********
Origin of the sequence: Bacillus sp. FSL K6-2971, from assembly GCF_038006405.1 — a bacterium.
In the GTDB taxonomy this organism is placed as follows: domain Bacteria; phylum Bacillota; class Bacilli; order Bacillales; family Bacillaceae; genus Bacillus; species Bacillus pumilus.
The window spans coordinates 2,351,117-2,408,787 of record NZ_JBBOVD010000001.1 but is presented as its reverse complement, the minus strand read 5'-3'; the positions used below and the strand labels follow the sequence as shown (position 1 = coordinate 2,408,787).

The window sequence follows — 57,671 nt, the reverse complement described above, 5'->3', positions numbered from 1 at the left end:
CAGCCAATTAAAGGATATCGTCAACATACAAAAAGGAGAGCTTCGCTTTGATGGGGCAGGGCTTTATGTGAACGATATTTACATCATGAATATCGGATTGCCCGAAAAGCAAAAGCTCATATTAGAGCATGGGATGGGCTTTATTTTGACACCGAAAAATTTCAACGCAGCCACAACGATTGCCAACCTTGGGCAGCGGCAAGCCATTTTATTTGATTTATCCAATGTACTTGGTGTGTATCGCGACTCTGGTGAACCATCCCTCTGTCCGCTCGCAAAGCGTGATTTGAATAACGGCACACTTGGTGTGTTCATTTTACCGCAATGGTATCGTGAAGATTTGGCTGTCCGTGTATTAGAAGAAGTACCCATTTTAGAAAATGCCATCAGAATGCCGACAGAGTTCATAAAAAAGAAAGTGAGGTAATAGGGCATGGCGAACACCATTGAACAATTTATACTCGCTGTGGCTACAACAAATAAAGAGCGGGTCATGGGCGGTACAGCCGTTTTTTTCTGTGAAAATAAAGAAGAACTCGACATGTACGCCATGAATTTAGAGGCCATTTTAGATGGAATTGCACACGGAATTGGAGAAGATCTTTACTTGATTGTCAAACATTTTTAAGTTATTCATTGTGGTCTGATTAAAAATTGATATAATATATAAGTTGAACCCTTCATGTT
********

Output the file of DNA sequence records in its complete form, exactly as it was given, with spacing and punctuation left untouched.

Origin of the sequence: Bacillus sp. FSL K6-2971, from assembly GCF_038006405.1 — a bacterium.
In the GTDB taxonomy this organism is placed as follows: domain Bacteria; phylum Bacillota; class Bacilli; order Bacillales; family Bacillaceae; genus Bacillus; species Bacillus pumilus.
The window spans coordinates 2,351,117-2,408,787 of record NZ_JBBOVD010000001.1 but is presented as its reverse complement, the minus strand read 5'-3'; the positions used below and the strand labels follow the sequence as shown (position 1 = coordinate 2,408,787).

The window sequence follows — 57,671 nt, the reverse complement described above, 5'->3', positions numbered from 1 at the left end:
CAGCCAATTAAAGGATATCGTCAACATACAAAAAGGAGAGCTTCGCTTTGATGGGGCAGGGCTTTATGTGAACGATATTTACATCATGAATATCGGATTGCCCGAAAAGCAAAAGCTCATATTAGAGCATGGGATGGGCTTTATTTTGACACCGAAAAATTTCAACGCAGCCACAACGATTGCCAACCTTGGGCAGCGGCAAGCCATTTTATTTGATTTATCCAATGTACTTGGTGTGTATCGCGACTCTGGTGAACCATCCCTCTGTCCGCTCGCAAAGCGTGATTTGAATAACGGCACACTTGGTGTGTTCATTTTACCGCAATGGTATCGTGAAGATTTGGCTGTCCGTGTATTAGAAGAAGTACCCATTTTAGAAAATGCCATCAGAATGCCGACAGAGTTCATAAAAAAGAAAGTGAGGTAATAGGGCATGGCGAACACCATTGAACAATTTATACTCGCTGTGGCTACAACAAATAAAGAGCGGGTCATGGGCGGTACAGCCGTTTTTTTCTGTGAAAATAAAGAAGAACTCGACATGTACGCCATGAATTTAGAGGCCATTTTAGATGGAATTGCACACGGAATTGGAGAAGATCTTTACTTGATTGTCAAACATTTTTAAGTTATTCATTGTGGTCTGATTAAAAATTGATATAATATATAAGTTGAACCCTTCATGTT